Harvey Cheyne is a spoiled brat used to having his own way. When a prank goes wrong onboard an ocean liner Harvey ends up overboard and nearly drowns. Fortunately he's picked up by a ... See full summary »
Goofy shows us the national pastime. After a brief overview, we have a demonstration of the many possible pitches. On to the World Series, where we go through an eventful inning, ... See full summary »
Biopic traces the life of Lou Gehrig, famous baseball player who played in 2130 consecutive games before falling at age 37 to ALS, a deadly nerve disease which now bears his name. Gehrig is followed from his childhood in New York until his famous 'Luckiest Man' speech at his farewell day in 1939. Written by
Jerry Milani <firstname.lastname@example.org>
Sportswriter Hank Hanneman (Dan Duryea) is loosely based on Hearst newspapers writer Ford Frick. Later as Commissioner of Baseball he attempted to list Ruth's and Roger Maris' season home run records separately to preserve Ruth's record. See more »
When a young Lou hits the baseball over the fence and breaks the store window, the police officer and store owner come running onto the field before Lou even gets to second base. This would be impossible reaction time for anyone to respond with the breaking of the windows just mere seconds before hand. See more »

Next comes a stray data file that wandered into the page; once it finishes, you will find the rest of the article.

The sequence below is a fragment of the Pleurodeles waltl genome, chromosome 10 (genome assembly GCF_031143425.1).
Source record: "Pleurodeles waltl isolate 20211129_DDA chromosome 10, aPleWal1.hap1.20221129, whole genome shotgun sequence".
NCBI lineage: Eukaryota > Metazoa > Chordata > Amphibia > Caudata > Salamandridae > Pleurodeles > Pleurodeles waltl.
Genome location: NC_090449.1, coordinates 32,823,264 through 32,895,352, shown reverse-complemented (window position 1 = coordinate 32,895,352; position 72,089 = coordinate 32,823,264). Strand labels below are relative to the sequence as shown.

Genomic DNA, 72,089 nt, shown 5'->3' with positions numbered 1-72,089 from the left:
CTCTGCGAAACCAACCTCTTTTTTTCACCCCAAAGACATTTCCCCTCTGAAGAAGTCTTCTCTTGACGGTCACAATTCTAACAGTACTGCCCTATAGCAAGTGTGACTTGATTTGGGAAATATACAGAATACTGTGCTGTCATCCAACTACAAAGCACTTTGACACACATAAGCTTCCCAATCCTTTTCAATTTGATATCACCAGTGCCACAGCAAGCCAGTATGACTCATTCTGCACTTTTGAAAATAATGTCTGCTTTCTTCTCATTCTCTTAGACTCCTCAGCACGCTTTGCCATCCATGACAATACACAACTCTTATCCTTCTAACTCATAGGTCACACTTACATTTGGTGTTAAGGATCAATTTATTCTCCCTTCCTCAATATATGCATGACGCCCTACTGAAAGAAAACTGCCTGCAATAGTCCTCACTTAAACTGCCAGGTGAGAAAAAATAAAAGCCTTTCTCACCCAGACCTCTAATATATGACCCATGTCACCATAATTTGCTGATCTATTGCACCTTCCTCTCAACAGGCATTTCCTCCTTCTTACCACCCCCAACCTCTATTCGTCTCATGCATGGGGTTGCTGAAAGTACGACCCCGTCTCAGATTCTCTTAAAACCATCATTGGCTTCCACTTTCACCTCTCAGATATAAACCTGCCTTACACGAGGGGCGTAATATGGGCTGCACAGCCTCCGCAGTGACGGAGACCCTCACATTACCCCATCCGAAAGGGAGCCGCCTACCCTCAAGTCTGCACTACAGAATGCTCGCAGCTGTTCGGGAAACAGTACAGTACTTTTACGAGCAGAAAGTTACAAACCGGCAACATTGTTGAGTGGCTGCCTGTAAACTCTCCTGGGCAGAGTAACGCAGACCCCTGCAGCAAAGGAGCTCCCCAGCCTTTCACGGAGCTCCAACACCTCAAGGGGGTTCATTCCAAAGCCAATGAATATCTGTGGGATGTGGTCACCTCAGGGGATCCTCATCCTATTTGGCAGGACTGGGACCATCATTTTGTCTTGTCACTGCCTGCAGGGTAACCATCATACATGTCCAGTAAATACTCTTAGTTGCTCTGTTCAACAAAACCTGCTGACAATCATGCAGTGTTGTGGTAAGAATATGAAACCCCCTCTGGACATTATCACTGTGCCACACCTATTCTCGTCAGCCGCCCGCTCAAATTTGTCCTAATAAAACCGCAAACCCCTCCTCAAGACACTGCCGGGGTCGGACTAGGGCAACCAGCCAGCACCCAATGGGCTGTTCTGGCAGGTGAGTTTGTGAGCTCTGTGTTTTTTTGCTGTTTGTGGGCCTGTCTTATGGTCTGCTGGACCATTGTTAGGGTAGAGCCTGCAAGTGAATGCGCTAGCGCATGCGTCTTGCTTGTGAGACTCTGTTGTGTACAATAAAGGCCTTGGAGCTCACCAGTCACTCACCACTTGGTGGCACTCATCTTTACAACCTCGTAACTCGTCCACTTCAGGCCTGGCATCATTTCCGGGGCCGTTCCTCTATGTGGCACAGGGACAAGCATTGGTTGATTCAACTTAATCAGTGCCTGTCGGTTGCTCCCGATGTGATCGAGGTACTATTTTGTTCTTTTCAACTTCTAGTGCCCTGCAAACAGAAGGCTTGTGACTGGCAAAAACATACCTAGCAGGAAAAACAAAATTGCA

People have to live their own lives. Nobody can live it for you. Nobody could have made a baseball player out of Uncle Otto, and nobody can make anything but a baseball player out of me.
See more »
"Pride of the Yankees" Hits Memorable Home Run ****
Superior biography of Lou Gehrig who had everything before ALS paid him a visit.
Gary Cooper is terrific as Gehrig. He was the embodiment of a plain, aw shucks guy who made it big in baseball. Teresa Wright had the right flavor as Eleanor, his loving wife.
There are fine supporting performances by Elsa Janssen and Ludwig Stossel as his parents.
The film is great because it shows a warm, loving family, poor financially but rich in spirit.
Rather than concentrate on all his baseball achievements, the film deals with Gehrig, the man and what a great, kindly gentleman that he was.
Walter Brennan, who made so many films with Cooper, appears again this time as a sports writer. He befriends him and becomes a close family friend. Dan Duryea, as a cynical reporter, is quite effective in a small role. He seems to have it in for Lou but succumbs like everyone else during that famous farewell speech.
What also made this film a classic was the use of Babe Ruth and other Yankees play themselves. Had the Babe lived, he could have been in films.
A definite film detailing the human spirit. When Gehrig meets the boy that he had "hit 2 home runs" for years later, your heart will go out. That scene, along with the farewell speech, was poignant.
12 of 12 people found this review helpful.
Was this review helpful to you?